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GE washer clunks when a spin cycle engages. Suggestions?

GE washer clunks when a spin cycle engages. Suggestions?

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Thread: GE washer clunks when a spin cycle engages. Suggestions?

  1. #1
    Join Date
    Oct 2014
    Location
    Near A/C NJ
    Posts
    4

    Default GE washer clunks when a spin cycle engages. Suggestions?

    Hello fellow brainiacs and wrench turners. I have this GE top loader WBSE2090A2WW that starts clunking when a spin cycle engages. The apartment lights flicker when it is making the noise, which makes me think solenoid/clutch? I have a small 45 sec video of it on youtube. Any suggestions? I am looking for possible solutions before I just tear into it, leaving us without a washer while I wait for parts. Washer works on other cycles so except for the noise, we still use it....daily. I'm sure It's going to just worsen though. Thanks for any input. Brian https://www.youtube.com/watch?v=sOZON1P0sn0

  2. #2

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    Faulty motor. This motor is no longer available and has been replaced with a new type of motor that also requires installation of a capacitor, relay and pigtail wiring harness that gets spliced into the existing harness. Comes as a kit. Very expensive.

    http://www.appliancepartspros.com/ge-motor-and-clutch-wh49x10035-ap3160670.html

    You could just wire the existing motor to only operate in high speed to eliminate the problem. Unplug washer. A few inches from the motor connector, cut the blue wire and white wire. Strip the two ends of the blue wire and the one end of the white wire that comes from the control panel. Twist these three wire strands together, apply a wire nut and tape it up good so the wire nut cannot vibrate loose. You will no longer have low speed which means if you use delicate cycle, it will run in high speed versus normal low. Parts of other cycles will also run in high versus their normal low speeds.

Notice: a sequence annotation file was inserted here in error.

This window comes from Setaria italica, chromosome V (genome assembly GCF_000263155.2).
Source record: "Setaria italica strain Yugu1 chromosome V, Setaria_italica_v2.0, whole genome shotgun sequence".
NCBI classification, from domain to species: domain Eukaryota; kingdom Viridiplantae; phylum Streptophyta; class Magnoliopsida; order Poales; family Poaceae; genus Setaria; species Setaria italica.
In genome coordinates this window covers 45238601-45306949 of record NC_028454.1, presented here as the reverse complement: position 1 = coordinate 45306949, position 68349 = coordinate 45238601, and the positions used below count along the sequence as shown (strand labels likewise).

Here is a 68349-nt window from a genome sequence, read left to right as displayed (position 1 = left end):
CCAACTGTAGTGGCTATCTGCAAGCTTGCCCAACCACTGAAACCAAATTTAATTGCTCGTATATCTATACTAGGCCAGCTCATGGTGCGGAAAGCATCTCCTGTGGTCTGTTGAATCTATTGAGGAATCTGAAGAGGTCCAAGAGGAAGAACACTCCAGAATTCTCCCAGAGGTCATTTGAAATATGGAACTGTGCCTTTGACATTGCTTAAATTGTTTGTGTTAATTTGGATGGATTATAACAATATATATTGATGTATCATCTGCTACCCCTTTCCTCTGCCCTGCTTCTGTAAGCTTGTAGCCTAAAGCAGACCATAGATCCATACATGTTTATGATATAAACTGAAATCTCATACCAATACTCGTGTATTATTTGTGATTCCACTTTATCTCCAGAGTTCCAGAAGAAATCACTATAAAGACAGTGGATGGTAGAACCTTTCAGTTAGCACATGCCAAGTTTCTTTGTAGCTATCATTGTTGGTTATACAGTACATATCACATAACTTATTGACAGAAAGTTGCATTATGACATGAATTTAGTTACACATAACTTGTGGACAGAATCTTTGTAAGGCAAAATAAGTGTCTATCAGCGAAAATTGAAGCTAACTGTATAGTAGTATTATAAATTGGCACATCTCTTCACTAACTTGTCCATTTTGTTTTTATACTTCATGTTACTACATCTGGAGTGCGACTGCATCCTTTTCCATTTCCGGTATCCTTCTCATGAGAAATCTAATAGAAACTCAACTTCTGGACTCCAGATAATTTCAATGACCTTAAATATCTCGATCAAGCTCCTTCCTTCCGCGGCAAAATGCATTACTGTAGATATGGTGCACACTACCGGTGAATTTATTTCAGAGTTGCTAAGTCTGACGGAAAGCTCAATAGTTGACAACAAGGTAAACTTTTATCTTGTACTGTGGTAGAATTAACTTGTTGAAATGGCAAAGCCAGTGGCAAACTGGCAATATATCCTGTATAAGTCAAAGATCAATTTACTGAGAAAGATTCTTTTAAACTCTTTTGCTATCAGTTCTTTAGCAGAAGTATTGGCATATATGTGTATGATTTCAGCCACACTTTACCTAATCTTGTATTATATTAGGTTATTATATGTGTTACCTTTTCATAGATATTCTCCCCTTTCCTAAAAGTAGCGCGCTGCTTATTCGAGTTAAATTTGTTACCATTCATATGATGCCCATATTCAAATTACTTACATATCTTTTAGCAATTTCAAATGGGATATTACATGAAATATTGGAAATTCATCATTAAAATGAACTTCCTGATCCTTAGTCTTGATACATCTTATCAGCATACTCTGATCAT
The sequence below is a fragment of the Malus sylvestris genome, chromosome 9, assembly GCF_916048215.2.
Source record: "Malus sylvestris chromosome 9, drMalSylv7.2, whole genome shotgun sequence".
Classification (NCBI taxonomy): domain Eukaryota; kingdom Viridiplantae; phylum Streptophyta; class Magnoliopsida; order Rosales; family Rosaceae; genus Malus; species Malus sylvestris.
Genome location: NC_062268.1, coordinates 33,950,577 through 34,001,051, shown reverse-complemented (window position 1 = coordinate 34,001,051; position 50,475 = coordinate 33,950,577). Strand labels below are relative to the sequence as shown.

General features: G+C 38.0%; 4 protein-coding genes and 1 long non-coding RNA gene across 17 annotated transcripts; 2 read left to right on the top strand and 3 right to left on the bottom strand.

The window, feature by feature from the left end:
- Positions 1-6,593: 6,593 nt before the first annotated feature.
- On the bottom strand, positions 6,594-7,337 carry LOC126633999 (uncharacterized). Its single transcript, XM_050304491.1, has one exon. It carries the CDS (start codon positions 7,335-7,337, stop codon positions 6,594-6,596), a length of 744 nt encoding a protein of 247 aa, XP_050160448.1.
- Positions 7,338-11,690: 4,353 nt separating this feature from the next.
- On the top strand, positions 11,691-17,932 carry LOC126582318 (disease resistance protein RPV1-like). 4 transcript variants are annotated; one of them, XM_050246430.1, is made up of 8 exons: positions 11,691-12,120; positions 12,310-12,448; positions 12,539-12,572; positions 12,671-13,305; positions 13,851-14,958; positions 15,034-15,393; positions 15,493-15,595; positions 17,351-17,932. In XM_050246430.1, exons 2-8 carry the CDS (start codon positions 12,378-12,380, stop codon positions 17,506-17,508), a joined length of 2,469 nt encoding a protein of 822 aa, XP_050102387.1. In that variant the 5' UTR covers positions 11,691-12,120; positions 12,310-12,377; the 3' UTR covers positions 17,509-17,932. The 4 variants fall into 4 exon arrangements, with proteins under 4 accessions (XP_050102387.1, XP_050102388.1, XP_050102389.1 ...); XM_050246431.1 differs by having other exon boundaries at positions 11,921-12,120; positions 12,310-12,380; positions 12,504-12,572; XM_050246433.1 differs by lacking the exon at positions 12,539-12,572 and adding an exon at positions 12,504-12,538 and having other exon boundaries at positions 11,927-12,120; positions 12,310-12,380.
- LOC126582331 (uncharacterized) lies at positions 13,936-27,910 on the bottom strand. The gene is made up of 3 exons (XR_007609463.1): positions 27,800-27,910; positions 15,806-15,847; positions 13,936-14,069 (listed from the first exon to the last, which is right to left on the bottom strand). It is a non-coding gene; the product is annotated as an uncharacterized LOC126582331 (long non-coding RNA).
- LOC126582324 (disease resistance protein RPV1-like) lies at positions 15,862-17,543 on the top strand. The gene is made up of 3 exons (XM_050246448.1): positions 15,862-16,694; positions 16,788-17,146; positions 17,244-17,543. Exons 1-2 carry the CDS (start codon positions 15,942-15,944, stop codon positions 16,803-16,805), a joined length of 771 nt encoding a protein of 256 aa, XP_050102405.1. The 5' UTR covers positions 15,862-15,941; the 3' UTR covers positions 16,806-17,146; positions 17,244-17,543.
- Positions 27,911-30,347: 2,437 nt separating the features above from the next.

Eric
    Last edited by jeff1; 10-17-2014 at 09:19 PM. Reason: changed dryer to washer after unplug

  3. #3
    Join Date
    Oct 2014
    Location
    Near A/C NJ
    Posts
    4

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    Thanks Eric. I pulled the panel off today. I see just what you mean. So basically when the motor receives a signal to spin, it will only spin fast. Sounds good to me. Thanks for the help. I'll post a follow up when I get a chance to do it...probably Tues or Wed. Brian

  4. #4
    Join Date
    Oct 2014
    Location
    Near A/C NJ
    Posts
    4

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    So I did it. It seems that when it engages the "low speed" (where the clunking would start before), the motor don't turn and starts smoking. If I advance the washer's timer, It will go into high speed afterwards. Is the wiring correct? Can I just simply disconnect the "low speed" signal wire? (white??) I'm open to ideas.
    Last edited by RocketGremlin; 10-27-2014 at 03:57 PM.

  5. #5

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    Explain exactly what you did. You were supposed to cut the blue wire and the white wire, then connect the two blue ends and the one white end from the control panel, not the end from the motor.

    Eric

  6. #6
    Join Date
    Oct 2014
    Location
    Near A/C NJ
    Posts
    4

    Default

    Correct. Spliced the 3 and I taped off and isolated the remaining white wire coming from the motor . . to be safe. Brought my DVOM home from work in case I need to check anything. I put it back to it's abnormal clunking mode for now.

  7. #7

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    Don't know what to tell you without getting my hands on the machine myself. Seen this symptom many times. Power to motor for low speed is via the white wire and for high speed, via the blue wire. Power for high speed goes directly to high speed winding, does not go through motor switch contacts. When low speed is called for, power is via white wire to motor switch. Initially, this switch connects to the high speed winding to start the motor. Once motor starts, switch changes position and connects power to low speed winding. When those contacts are faulty, connection is not made, motor cuts off, slows down, switch reconnects to high speed winding and motor starts again. Process repeats, thus the clunking (motor starting and stopping). Wiring white wire into blue wire bypasses the motor switch and should cause high speed operation only. Has always worked for me.

    Eric

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